While Beyoncé’s accusatory Lemonade has had dirty laundry loving jaws dropping all this week, she of course isn’t the first or only artist to deal with issues of infidelity and deceit in their lyrical content. Adding some popcorn to the soda saga, Director Bryan Campbell recently teamed up with Seattle duo Fly Moon Royalty for their Grown Man music video and joins DN today to explain how he brought coral tinted light to this tale of philandering strife as personified by an omnipresent, afro-puffed, nine year old girl.
The song Grown Man chronicles a husband’s tumultuous argument with his wife after coming home to find that she has thrown all his possessions into their front yard. When I first listened to the track it struck me as odd that the song was sung by a woman but from a man’s point of view. I wasn’t sure if I should make this music video about a hetero couple or a same-sex couple. I liked the idea of a same-sex couple. It created a very interesting dynamic but the lyrics clearly state that the argument is between a man and a woman and I wanted to stay true to the song’s established themes and story.
I wanted to stay true to the song’s established themes and story.
Early in the concept phase Fly Moon Royalty came to me and my Producer, Sarah Crowe, with an idea. They wanted to somehow include a nine-year-old female in the video who would sing some (or all) of the lyrics. In order for that to work, I knew the child would need to perform with the same power and ferocity as the band’s front woman, Adra Boo. Adra is a force of nature and it was going to be a HUGE challenge to find the right girl to fill that role. We did an extensive casting call and ultimately chose Chanicka Culcleasure for the role. She embodied everything we needed our “Mini-Adra” to be and I was confident in my ability to work with her having just cast a nine-year-old boy in my previous film, Big Boy.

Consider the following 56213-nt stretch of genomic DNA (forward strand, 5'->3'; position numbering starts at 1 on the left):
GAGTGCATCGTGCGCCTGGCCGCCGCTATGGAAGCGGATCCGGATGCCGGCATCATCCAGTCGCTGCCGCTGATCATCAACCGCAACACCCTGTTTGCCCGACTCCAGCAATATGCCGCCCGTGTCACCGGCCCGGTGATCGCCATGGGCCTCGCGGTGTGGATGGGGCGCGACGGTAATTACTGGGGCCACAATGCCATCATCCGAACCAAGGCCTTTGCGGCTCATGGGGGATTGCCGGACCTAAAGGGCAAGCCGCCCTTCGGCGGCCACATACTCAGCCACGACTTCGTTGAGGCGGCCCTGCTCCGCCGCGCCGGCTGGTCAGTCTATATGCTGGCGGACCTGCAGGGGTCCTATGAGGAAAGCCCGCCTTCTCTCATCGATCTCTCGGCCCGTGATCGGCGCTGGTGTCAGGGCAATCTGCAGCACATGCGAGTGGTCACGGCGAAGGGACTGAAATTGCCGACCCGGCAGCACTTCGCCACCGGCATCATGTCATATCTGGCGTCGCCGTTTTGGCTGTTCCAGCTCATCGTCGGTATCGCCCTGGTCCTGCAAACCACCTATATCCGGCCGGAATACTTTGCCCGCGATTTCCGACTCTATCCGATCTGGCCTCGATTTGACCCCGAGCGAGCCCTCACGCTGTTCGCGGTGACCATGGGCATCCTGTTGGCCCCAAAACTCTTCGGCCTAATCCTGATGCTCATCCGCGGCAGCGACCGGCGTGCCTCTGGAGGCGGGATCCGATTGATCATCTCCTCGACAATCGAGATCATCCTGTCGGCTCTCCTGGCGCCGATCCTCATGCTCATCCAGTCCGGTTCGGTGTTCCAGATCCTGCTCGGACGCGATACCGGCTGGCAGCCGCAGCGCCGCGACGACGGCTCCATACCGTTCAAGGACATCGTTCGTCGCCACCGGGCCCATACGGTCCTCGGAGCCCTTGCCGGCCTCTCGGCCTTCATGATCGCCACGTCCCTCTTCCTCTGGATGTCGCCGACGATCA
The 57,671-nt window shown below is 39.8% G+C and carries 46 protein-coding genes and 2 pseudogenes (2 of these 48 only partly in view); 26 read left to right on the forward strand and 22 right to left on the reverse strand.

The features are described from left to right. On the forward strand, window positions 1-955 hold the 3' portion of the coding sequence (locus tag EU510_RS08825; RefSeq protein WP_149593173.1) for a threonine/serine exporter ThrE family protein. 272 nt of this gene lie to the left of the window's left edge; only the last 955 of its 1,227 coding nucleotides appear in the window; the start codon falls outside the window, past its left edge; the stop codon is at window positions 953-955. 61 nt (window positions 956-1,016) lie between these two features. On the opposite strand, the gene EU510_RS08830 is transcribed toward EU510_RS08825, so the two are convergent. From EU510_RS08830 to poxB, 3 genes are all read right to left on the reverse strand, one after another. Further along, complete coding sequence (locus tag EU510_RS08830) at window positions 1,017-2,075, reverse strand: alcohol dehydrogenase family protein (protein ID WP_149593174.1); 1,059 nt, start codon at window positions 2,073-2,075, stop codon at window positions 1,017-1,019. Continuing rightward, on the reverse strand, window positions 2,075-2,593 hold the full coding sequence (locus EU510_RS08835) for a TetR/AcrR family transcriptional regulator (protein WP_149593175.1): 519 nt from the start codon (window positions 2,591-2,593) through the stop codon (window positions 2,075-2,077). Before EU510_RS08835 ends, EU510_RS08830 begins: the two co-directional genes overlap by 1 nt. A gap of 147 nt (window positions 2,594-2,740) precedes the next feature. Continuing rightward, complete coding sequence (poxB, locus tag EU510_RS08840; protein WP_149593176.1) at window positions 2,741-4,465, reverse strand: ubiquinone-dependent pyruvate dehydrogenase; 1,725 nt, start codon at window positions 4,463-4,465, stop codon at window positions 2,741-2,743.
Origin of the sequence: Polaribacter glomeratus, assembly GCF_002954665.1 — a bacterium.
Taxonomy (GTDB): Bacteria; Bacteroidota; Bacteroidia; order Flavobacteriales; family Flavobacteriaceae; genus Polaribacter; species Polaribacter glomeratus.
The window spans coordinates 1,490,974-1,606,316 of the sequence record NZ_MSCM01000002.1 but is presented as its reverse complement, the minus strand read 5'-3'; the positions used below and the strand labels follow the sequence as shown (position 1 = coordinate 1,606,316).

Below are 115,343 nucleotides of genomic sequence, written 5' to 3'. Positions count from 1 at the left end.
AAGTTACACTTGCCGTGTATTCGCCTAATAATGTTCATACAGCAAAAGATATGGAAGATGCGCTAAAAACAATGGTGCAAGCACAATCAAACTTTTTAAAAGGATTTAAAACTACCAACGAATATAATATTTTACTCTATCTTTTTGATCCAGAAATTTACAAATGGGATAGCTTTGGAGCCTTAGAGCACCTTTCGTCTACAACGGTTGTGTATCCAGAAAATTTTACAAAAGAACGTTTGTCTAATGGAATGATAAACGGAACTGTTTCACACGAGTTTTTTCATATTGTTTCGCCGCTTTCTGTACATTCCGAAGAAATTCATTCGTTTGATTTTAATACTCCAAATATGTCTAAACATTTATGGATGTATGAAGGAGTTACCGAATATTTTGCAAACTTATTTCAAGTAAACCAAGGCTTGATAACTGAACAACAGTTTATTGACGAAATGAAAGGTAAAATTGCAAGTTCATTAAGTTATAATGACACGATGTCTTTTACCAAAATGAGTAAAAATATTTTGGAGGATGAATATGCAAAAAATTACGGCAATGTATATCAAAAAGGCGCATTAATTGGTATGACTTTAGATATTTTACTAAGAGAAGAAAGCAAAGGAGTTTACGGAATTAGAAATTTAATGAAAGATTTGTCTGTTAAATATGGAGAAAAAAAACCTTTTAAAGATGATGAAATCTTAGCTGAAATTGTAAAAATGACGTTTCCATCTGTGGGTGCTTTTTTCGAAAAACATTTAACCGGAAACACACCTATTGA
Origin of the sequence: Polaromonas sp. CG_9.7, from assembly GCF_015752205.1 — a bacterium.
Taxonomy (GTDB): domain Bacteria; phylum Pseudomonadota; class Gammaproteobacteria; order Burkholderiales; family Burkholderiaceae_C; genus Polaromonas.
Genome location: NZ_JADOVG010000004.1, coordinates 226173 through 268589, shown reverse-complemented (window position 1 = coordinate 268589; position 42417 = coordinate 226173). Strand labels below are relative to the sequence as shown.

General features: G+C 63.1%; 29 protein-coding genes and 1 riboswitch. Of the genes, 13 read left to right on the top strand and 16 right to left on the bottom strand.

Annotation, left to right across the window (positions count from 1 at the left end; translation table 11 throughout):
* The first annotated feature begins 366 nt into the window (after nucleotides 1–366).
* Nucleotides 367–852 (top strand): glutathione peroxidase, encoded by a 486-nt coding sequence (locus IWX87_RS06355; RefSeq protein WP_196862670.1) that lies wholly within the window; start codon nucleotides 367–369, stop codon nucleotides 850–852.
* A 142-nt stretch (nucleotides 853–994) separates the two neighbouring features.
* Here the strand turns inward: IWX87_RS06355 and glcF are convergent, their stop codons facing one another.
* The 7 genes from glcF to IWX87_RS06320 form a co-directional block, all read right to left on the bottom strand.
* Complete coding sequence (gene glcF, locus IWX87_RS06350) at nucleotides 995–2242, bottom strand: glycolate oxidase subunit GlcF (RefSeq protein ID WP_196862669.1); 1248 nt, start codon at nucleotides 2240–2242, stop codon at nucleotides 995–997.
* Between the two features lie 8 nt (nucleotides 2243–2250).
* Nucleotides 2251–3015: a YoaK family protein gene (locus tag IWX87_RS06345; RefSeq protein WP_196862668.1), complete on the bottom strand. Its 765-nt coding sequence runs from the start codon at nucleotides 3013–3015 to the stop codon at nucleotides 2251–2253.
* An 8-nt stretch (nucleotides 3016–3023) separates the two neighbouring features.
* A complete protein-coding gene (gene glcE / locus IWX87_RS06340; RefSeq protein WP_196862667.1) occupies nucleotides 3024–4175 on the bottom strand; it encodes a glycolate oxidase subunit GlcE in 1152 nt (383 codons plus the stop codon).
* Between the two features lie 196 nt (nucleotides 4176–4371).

Initially I played with the idea that Mini-Adra was Marvin and Tina’s daughter and the audience would watch their fight play out through Mini-Adra’s eyes. I also added her into the flashbacks of Marvin using drugs and cheating on Tina. The reality of these scenarios inevitably took a very dark turn. If Mini-Adra was actually Marvin’s daughter and witnessed him engaging in perverse and criminal acts, that becomes a very different video and dramatically changed the context of Marvin and Tina’s front yard fight. As I worked the concept further I had the crazy idea that maybe Mini-Adra was actually magic. This became the key to unlocking the concept for the video. I realized that if Mini-Adra were magic then surely she could be invisible, ageless and omniscient! Looking at her through that lens, I wrote Mini-Adra as a modern-day Puck, from Shakespeare’s A Midsummer Night’s Dream, entertaining herself (while eating popcorn and drinking soda) by revealing and narrating the mess Marvin had gotten himself into. In this context, I could put her anywhere, witnessing almost anything, without clouding the video with issues of child abuse and/or endangerment.
We were a crew of twenty and we shot the entire video in two days in Tacoma, WA (USA). We filmed on the Red Dragon and used a Steadicam for nearly all of the shots. The remainder of the shots were either captured while on sticks, a slider, or handheld. Leading up to the shoot, the weather forecast was great for day-one but calling for rain on day-two. The film gods smiled down on us that second day and instead of drenching us with rain they only gave us very strong winds; which was fine except for the fact that Mini-Adra’s popcorn flew right out of her striped bucket! Kristen, my Production Designer, sat inside and individually hot-glued popcorn kernels together to make one solid popcorn mound that wouldn’t blow away.
Post-production was a whirlwind… I had only two weeks after principal photography wrapped to deliver the final video. Given that this music video needed to go through editing, color AND sound design, two weeks was going to be cutting it really close. To save time, I hired an editor, Derek Edemura, to be with us on set and start assembling the video as we shot. This gave Sarah and I the jumpstart we needed on post-production and enabled us to deliver the music video on time.